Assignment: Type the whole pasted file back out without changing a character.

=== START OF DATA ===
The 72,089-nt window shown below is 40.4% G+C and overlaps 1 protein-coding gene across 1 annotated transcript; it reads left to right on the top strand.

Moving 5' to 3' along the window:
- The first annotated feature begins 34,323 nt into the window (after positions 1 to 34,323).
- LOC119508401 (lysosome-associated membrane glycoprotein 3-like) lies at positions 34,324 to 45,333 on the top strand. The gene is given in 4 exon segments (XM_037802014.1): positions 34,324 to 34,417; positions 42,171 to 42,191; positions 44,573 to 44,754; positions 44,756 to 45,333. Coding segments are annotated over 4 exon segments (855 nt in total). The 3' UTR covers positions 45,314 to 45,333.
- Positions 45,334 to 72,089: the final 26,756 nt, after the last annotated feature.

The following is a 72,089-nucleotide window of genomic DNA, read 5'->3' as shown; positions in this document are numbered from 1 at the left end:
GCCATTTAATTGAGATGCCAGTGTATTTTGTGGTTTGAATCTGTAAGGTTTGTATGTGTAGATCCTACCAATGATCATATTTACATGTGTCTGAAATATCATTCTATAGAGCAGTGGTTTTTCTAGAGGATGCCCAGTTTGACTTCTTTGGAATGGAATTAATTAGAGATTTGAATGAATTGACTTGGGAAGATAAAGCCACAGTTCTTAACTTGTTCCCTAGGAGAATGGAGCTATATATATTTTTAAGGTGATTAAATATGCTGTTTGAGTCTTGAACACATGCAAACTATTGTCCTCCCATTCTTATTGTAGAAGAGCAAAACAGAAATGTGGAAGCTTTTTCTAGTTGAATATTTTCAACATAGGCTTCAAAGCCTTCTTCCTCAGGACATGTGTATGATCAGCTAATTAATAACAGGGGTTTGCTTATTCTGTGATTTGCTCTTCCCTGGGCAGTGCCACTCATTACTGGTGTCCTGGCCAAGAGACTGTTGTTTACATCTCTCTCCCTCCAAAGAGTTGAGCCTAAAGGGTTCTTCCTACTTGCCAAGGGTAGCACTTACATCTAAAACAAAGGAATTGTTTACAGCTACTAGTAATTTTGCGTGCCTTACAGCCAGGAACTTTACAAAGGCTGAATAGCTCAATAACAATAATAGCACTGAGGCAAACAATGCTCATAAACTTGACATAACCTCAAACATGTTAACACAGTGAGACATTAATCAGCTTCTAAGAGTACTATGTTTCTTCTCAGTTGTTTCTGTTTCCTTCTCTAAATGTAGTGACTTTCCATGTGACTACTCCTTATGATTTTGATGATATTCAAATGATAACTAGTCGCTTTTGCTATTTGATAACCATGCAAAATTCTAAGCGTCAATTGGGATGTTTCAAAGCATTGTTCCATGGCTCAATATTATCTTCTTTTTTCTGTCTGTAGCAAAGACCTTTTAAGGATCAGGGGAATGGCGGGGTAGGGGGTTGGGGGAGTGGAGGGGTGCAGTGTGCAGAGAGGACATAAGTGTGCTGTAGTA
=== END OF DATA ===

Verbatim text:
The 72,089-nt window shown below is 40.4% G+C and overlaps 1 protein-coding gene across 1 annotated transcript; it reads left to right on the top strand.

Moving 5' to 3' along the window:
- The first annotated feature begins 34,323 nt into the window (after positions 1 to 34,323).
- LOC119508401 (lysosome-associated membrane glycoprotein 3-like) lies at positions 34,324 to 45,333 on the top strand. The gene is given in 4 exon segments (XM_037802014.1): positions 34,324 to 34,417; positions 42,171 to 42,191; positions 44,573 to 44,754; positions 44,756 to 45,333. Coding segments are annotated over 4 exon segments (855 nt in total). The 3' UTR covers positions 45,314 to 45,333.
- Positions 45,334 to 72,089: the final 26,756 nt, after the last annotated feature.

The following is a 72,089-nucleotide window of genomic DNA, read 5'->3' as shown; positions in this document are numbered from 1 at the left end:
GCCATTTAATTGAGATGCCAGTGTATTTTGTGGTTTGAATCTGTAAGGTTTGTATGTGTAGATCCTACCAATGATCATATTTACATGTGTCTGAAATATCATTCTATAGAGCAGTGGTTTTTCTAGAGGATGCCCAGTTTGACTTCTTTGGAATGGAATTAATTAGAGATTTGAATGAATTGACTTGGGAAGATAAAGCCACAGTTCTTAACTTGTTCCCTAGGAGAATGGAGCTATATATATTTTTAAGGTGATTAAATATGCTGTTTGAGTCTTGAACACATGCAAACTATTGTCCTCCCATTCTTATTGTAGAAGAGCAAAACAGAAATGTGGAAGCTTTTTCTAGTTGAATATTTTCAACATAGGCTTCAAAGCCTTCTTCCTCAGGACATGTGTATGATCAGCTAATTAATAACAGGGGTTTGCTTATTCTGTGATTTGCTCTTCCCTGGGCAGTGCCACTCATTACTGGTGTCCTGGCCAAGAGACTGTTGTTTACATCTCTCTCCCTCCAAAGAGTTGAGCCTAAAGGGTTCTTCCTACTTGCCAAGGGTAGCACTTACATCTAAAACAAAGGAATTGTTTACAGCTACTAGTAATTTTGCGTGCCTTACAGCCAGGAACTTTACAAAGGCTGAATAGCTCAATAACAATAATAGCACTGAGGCAAACAATGCTCATAAACTTGACATAACCTCAAACATGTTAACACAGTGAGACATTAATCAGCTTCTAAGAGTACTATGTTTCTTCTCAGTTGTTTCTGTTTCCTTCTCTAAATGTAGTGACTTTCCATGTGACTACTCCTTATGATTTTGATGATATTCAAATGATAACTAGTCGCTTTTGCTATTTGATAACCATGCAAAATTCTAAGCGTCAATTGGGATGTTTCAAAGCATTGTTCCATGGCTCAATATTATCTTCTTTTTTCTGTCTGTAGCAAAGACCTTTTAAGGATCAGGGGAATGGCGGGGTAGGGGGTTGGGGGAGTGGAGGGGTGCAGTGTGCAGAGAGGACATAAGTGTGCTGTAGTA